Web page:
Chinese National Sentenced to Five Years for Cyberstalking and Identity Theft
ST. PAUL, Minn. – A Chinese national was sentenced to 60 months in prison for cyberstalking a female Minnesota college student, and a concurrent 54 months’ imprisonment sentence for stealing the victim’s identity as a part of his cyberstalking scheme, followed by three years of supervised release, announced United States Attorney Andrew M. Luger.
According to court documents, between January 2020 and November 2021, Ki Cheung Yau, 28, created multiple online accounts on various websites, including social media platforms, dating websites and pornography websites, using the name, photos, and personally identifying information of the victim. Yau used these accounts to communicate with strangers on the internet while posing as the victim. Yau falsely portrayed the victim on social media, dating and sexually focused websites as a young woman soliciting submissive or violent sexual relationships.
Yau then communicated with strangers online and tried to help them locate the victim and follow through on his invitations for dominating and violent sexual encounters. According to court documents, on two separate occasions in January 2021, a man went to the victim’s residence and asked for the victim by name, presumably because he believed he was meeting the victim for a sexual encounter. Also, Yau’s cyberstalking resulted in strangers directly messaging the victim in response to explicit accounts and posts made by Yau posing as the victim. Further, the victim’s family and friends’ names, photos, and contact information were also included in Yau’s stalking scheme. The victim was forced to move to a new residence and change her phone number.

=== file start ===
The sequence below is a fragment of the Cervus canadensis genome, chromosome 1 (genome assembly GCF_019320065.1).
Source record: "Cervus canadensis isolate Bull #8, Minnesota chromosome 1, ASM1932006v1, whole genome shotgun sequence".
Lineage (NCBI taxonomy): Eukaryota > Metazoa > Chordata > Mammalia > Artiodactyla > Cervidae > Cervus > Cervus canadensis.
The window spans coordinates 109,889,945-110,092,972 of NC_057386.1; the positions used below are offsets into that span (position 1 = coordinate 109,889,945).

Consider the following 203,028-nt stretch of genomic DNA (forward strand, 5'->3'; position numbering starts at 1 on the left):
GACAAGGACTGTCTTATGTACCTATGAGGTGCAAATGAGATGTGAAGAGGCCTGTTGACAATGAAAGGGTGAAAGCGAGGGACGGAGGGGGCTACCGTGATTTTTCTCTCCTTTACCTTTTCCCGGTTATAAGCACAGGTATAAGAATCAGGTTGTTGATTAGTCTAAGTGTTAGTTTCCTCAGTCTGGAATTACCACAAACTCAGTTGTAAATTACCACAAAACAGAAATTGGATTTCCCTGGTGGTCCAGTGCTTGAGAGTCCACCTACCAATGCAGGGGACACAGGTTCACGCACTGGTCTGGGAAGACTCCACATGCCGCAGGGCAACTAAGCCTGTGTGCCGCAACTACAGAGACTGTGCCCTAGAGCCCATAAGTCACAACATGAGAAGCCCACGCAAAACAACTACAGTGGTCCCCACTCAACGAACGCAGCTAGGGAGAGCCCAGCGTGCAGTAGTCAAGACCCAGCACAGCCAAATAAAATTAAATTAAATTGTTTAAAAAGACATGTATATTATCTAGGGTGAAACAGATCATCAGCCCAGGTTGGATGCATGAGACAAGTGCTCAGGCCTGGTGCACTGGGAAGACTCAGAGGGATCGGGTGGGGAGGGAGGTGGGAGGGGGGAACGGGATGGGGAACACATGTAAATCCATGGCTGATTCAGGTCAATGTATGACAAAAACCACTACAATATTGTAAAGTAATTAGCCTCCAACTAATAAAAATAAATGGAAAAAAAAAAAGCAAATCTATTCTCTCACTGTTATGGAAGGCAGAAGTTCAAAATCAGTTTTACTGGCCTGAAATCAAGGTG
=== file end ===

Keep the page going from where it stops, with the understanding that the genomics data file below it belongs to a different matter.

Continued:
On June 23, 2022, Yau pleaded guilty to one count of cyberstalking and one count of identity theft. As part of his plea agreement, Yau admitted to cyberstalking seven additional victims outside of Minnesota, in the United States, Canada and the United Kingdom from 2017 to 2021.
Yau was sentenced on December 16, 2022, before U.S. District Judge Wilhelmina M. Wright. During the sentencing hearing, Judge Wright stated that Yau’s “actions are predatory and purely evil,” showing “a disregard for the safety and well-being of the victims and disregard for the law.” In imposing the statutory maximum sentence for cyberstalking, Judge Wright reflected on the impact of Yau’s cyberstalking on victims and told Yau, “The injuries you cause do not heal easily.”
This case is the result of an investigation conducted by the FBI and the St. Paul Police Department.
Special Assistant U.S. Attorney Hillary A. Taylor prosecuted the case.